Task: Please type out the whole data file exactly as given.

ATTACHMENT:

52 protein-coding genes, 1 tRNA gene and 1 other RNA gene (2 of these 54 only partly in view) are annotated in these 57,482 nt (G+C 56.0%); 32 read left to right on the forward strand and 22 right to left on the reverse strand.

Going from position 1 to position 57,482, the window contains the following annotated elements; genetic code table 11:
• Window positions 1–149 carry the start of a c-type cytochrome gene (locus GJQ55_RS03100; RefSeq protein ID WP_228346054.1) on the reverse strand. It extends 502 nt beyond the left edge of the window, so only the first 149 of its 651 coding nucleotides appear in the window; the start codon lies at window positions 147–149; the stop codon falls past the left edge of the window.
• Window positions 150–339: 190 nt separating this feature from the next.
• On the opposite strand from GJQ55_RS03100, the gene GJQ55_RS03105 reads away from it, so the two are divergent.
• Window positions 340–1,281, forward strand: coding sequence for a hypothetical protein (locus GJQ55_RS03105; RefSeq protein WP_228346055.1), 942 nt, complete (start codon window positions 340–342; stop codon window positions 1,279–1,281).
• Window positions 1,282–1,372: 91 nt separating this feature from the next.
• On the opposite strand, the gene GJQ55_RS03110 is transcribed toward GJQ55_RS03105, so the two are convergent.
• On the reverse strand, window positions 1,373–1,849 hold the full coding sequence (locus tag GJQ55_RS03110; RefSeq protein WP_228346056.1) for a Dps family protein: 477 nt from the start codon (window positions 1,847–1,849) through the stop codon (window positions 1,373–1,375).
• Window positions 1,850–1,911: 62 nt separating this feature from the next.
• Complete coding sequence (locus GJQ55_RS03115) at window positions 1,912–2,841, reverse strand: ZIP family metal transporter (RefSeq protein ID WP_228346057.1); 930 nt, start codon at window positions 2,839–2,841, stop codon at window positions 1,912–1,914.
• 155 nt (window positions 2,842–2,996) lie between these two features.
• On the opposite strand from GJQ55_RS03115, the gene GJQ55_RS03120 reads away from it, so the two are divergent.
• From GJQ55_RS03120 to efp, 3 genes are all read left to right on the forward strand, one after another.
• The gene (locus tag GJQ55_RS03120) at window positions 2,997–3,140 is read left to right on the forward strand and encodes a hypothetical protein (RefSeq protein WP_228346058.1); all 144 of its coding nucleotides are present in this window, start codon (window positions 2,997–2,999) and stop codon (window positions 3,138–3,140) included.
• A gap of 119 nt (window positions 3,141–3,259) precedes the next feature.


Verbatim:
52 protein-coding genes, 1 tRNA gene and 1 other RNA gene (2 of these 54 only partly in view) are annotated in these 57,482 nt (G+C 56.0%); 32 read left to right on the forward strand and 22 right to left on the reverse strand.

Going from position 1 to position 57,482, the window contains the following annotated elements; genetic code table 11:
• Window positions 1–149 carry the start of a c-type cytochrome gene (locus GJQ55_RS03100; RefSeq protein ID WP_228346054.1) on the reverse strand. It extends 502 nt beyond the left edge of the window, so only the first 149 of its 651 coding nucleotides appear in the window; the start codon lies at window positions 147–149; the stop codon falls past the left edge of the window.
• Window positions 150–339: 190 nt separating this feature from the next.
• On the opposite strand from GJQ55_RS03100, the gene GJQ55_RS03105 reads away from it, so the two are divergent.
• Window positions 340–1,281, forward strand: coding sequence for a hypothetical protein (locus GJQ55_RS03105; RefSeq protein WP_228346055.1), 942 nt, complete (start codon window positions 340–342; stop codon window positions 1,279–1,281).
• Window positions 1,282–1,372: 91 nt separating this feature from the next.
• On the opposite strand, the gene GJQ55_RS03110 is transcribed toward GJQ55_RS03105, so the two are convergent.
• On the reverse strand, window positions 1,373–1,849 hold the full coding sequence (locus tag GJQ55_RS03110; RefSeq protein WP_228346056.1) for a Dps family protein: 477 nt from the start codon (window positions 1,847–1,849) through the stop codon (window positions 1,373–1,375).
• Window positions 1,850–1,911: 62 nt separating this feature from the next.
• Complete coding sequence (locus GJQ55_RS03115) at window positions 1,912–2,841, reverse strand: ZIP family metal transporter (RefSeq protein ID WP_228346057.1); 930 nt, start codon at window positions 2,839–2,841, stop codon at window positions 1,912–1,914.
• 155 nt (window positions 2,842–2,996) lie between these two features.
• On the opposite strand from GJQ55_RS03115, the gene GJQ55_RS03120 reads away from it, so the two are divergent.
• From GJQ55_RS03120 to efp, 3 genes are all read left to right on the forward strand, one after another.
• The gene (locus tag GJQ55_RS03120) at window positions 2,997–3,140 is read left to right on the forward strand and encodes a hypothetical protein (RefSeq protein WP_228346058.1); all 144 of its coding nucleotides are present in this window, start codon (window positions 2,997–2,999) and stop codon (window positions 3,138–3,140) included.
• A gap of 119 nt (window positions 3,141–3,259) precedes the next feature.